Tuesday, August 16, 2011


What follows is a film analysis written for a “writing in film” course from Florida International University…it also served as a modest tribute to my father who had passed one year previous at the time of this paper’s submission. Heavy spoilers follow.

No matter what the medium, the best type of art is the one that becomes fresher when re-experienced.  Perhaps “fresher” is not the appropriate word to use.  After all, the painting does not change its landscape, the words on the printed page do not alter (unless edited), nor do the sequence of events in a film change.  It is not the art that has changed, but its perception.  It’s a transformative experience for it serves, if the viewer is honest, to realize how much they have changed; especially if the film in question failed to make an impression in the first place.  Such is the case with Sam Penkinpah’s The Wild Bunch.  My late father lived and breathed the western genre, and this film was his seminal favorite.  As a child I never understood why.  Unlike other films of the genre, all the characters were unlikeable to me and lacked the excitement and clear righteous lines of more accessible fare like The Searchers, The Mark of Zorro or The Lone Ranger on television.  My young eyes could not comprehend what so plainly resonated to my then near middle-aged progenitor.  What was played out in celluloid was not merely a morality tale with western trappings, but instead an internal conflict that resonates within the soul of every maturing man.  What must my father have thought when he watched “Pike Bishop”, “Dutch Engstrom”, and “Deke Thornton” as they went on their adventure looking for their particular brand of redemption and validation?   I do not know, for I never thought to ask.  However, as I watch with eyes as mature now as his were then, I can only speculate.  The film is exactly as it was when I saw it with him, but what was once boring now brims with tense electricity.  What seemed incomprehensible is now understood with a comprehension that only life experience can impart.  The appreciation of this work does not stem from its cinematography, its daring and at the time innovative use of camera angles, motion and technique, or even from its plot.  The appreciation stems from the film’s ability to transcend not only the genre that it was made, but also its ability to achieve a timelessness by touching upon universally cultural questions on the male psyche and the effects of his marginalization once he realizes that time leaves him adrift in favor of a younger generation and an uncertain future for which he may have no place.  It is a film that deconstructs more than a genre.  It deconstructs the male psyche and its preoccupation with its virility and relevance.

In The Wild Bunch, a bunch of outlaws seek to score on last heist while pursued by a band seeking to apprehend them.  As plots go, it seems as simplistic as any other western, but by no means does that imply that this film is simplistic.  Instead, it is an allegory for the plight of the aging as the world they once new transforms around them, threatening to leave them as nothing but dust.  It is about the eternal struggle between the old who have survived, if not tamed, the world and the youth that threatens to marginalize them to obscurity.  It is very much a post-modernist film in both approach and method.  This film was released in the turbulent year of 1969.  The country was in the midst of a highly contested, undeclared and unpopular war that caused a polarization between youth and authority.  The way of conservatism was losing ground against the growing liberalism, the civil rights movement and, most emasculating of all, feminism.  It is it any wonder, then, that The Wild Bunch resonates the way it does?  It is a product of its time, while at the same time rising above it.  The subject is the confidently resolute hero, and this film is for him an indictment, love letter, and farewell.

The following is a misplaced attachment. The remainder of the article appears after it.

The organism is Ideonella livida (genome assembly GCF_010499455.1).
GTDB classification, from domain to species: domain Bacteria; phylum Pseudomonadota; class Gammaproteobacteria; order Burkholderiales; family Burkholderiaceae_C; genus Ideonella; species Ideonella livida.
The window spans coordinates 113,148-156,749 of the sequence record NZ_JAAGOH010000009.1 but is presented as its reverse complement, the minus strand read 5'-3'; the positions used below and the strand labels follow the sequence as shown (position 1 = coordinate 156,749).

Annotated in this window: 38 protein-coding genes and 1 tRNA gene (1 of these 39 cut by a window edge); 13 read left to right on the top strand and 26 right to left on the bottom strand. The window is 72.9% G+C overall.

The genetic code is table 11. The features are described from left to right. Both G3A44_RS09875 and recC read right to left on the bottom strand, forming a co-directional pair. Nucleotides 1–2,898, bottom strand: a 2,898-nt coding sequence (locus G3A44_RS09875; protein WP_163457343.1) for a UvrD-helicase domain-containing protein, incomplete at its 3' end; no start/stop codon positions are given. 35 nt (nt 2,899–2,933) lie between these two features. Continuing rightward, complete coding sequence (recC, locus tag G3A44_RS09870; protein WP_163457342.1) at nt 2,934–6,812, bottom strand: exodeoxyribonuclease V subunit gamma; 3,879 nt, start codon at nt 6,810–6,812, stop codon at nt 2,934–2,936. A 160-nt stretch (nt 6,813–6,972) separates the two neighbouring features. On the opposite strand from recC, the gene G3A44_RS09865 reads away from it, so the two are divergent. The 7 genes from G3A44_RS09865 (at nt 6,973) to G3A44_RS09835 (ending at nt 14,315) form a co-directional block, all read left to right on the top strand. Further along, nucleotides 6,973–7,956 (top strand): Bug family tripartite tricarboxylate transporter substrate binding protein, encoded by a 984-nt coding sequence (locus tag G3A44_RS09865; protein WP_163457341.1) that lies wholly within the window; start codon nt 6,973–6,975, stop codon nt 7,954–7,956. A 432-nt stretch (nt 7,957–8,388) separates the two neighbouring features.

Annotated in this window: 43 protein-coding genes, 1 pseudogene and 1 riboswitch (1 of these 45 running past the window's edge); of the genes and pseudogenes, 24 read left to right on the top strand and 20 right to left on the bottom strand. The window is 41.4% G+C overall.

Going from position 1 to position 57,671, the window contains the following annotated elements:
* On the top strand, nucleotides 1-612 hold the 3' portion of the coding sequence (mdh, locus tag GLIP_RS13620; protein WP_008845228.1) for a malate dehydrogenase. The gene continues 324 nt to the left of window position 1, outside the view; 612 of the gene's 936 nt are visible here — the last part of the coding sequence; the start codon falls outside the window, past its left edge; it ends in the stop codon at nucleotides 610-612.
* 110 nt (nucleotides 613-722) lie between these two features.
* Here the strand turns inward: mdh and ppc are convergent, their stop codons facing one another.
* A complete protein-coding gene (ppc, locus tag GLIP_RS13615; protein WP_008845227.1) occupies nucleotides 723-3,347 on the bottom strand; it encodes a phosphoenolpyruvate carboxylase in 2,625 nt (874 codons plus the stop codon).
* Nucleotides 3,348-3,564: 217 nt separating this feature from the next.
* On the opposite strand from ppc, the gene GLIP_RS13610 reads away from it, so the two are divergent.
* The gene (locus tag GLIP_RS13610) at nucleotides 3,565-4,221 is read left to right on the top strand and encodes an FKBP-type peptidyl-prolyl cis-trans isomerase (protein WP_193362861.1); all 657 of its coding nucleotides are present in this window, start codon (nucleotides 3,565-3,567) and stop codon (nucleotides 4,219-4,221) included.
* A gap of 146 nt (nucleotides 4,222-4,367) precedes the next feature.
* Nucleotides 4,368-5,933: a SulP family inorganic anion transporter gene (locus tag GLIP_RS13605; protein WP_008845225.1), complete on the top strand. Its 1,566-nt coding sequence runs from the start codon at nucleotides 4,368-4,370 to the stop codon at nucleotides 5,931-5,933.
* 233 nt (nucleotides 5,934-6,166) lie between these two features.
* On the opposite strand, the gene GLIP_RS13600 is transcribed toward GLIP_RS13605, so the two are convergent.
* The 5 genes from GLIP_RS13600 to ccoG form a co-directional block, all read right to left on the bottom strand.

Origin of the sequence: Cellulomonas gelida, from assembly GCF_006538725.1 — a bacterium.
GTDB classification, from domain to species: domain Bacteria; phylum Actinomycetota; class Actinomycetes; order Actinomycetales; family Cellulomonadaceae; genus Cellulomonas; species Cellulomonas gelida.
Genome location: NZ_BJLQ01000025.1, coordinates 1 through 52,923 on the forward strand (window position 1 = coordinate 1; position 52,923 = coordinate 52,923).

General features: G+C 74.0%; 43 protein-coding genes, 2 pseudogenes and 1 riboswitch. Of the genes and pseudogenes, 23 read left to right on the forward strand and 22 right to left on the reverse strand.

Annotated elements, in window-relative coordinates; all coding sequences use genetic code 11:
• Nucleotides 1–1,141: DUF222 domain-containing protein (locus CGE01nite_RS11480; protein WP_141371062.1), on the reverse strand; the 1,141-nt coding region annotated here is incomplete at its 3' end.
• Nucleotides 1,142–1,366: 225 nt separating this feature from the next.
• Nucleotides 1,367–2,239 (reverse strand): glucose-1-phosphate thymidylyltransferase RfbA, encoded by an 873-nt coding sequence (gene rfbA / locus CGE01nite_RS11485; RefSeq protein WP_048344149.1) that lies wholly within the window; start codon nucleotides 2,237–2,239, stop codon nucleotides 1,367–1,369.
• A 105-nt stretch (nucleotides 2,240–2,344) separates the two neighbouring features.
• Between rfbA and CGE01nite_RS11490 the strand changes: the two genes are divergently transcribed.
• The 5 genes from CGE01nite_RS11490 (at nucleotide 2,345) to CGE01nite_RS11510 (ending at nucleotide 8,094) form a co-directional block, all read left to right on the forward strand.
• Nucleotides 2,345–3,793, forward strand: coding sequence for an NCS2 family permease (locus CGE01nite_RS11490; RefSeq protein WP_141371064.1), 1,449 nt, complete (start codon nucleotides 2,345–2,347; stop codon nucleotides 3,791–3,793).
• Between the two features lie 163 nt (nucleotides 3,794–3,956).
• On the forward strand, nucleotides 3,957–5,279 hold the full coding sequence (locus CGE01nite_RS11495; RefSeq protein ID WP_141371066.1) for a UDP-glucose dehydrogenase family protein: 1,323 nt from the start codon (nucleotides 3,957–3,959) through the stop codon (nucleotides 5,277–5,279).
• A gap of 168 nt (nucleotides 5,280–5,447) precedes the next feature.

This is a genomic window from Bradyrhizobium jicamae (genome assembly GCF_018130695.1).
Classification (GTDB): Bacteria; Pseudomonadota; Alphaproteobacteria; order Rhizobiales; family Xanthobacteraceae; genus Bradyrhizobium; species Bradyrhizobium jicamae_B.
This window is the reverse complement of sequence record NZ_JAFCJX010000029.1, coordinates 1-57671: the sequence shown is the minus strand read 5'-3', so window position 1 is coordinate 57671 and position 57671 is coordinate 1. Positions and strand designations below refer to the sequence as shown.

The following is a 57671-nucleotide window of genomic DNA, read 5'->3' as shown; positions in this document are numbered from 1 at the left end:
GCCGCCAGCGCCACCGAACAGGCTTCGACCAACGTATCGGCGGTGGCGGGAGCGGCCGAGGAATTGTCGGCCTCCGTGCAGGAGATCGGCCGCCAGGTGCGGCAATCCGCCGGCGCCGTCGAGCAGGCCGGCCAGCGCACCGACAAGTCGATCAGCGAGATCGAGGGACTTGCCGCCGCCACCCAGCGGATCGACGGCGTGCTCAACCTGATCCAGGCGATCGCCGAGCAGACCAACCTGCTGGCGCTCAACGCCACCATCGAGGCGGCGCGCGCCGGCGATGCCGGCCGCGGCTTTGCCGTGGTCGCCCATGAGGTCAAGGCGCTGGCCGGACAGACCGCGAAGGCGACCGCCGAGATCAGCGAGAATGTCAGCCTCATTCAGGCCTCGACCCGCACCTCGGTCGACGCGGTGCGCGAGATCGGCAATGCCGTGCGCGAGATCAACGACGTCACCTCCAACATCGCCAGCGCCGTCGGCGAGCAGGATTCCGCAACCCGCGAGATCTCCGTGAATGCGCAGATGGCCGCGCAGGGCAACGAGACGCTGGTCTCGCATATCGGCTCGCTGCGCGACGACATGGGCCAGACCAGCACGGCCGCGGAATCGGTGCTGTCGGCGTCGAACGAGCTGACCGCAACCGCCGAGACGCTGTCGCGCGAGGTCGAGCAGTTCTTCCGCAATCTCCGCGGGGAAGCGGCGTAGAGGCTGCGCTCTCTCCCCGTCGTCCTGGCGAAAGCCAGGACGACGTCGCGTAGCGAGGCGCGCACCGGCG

The strength in the film comes from Pekinpah’s ability to meld the conflicting viewpoints in a way that is both jarring yet dramatic.  His use of scoring is especially profound in this regard.  Jerry Fielding’s music is a discordant mix of the old western orchestrations and late ‘60s crime drama pop.  It’s a score that acknowledges to both while paying homage to neither but  when called for, it builds up a slow crescendo of tension that explodes when the gun fires and the blood is let.  Pekinpah eschews western romanticism for harsh reality, using quick cuts and slow motion filming techniques to emulate the responses that might occur for the viewer if he or she were actually there, presaging the MTV style of filmmaking by decades.  In moments as dire as those, time incongruously seems to slow down and move fast all at once.  There is no lyricism in the gun fights, no heroic moments.  There is only bloody finality, and it is neither sanitized nor glorified.

Technique, ultimately, must serve the master of character.  William Holden’s “Pike Bishop” and Robert Ryan’s “Deke Thorton” represent the “old” west; a time when men were men who, despite their illegal pursuits lived by their own code.  The irony of this film is that each of these men are now at odds, with Thorton working as a bounty hunter hired by the railroad to capture the gang dead.  Upon further scrutiny, the irony is sublimely rich.  In this film, both the railroad and the motorcar represent the ushering of the new age that eventually eradicates Pike and Deke’s way of life.  But by the same token, they are also symbols of the modernist industrialization that the post-modern counterculture rebelled against.  Another irony is found in the fact that this film’s eponymous bunch isn’t so wild.  Its membership is made up of grizzled, seasoned veterans and eagerly bloodthirsty youths.  What is fascinating is the scene that plays out at the films beginning.  As the bunch rides, the camera pans to a bunch of children who drop a couple of scorpions in a den of red ants, callously laughing as the ants overwhelm and devour the two scorpions.  These scorpions clearly represent Pike and Deke, two greater mature creatures overwhelmed by the passionate, mindless frenzy of a mob to which they share the most cursory of relation, the children a future indifferent to their plight.  As the kids burn the insects, it would not be a stretch to say that the flames are evocative of the power of time to eradicate all that is.  Perhaps this scene inspired the only memorable line “Time is the fire in which we burn, Captain.” From Star Trek: Generations (1994); coincidentally another film involving the themes of man’s mortality in the face of the next generation, if you will excuse the pun.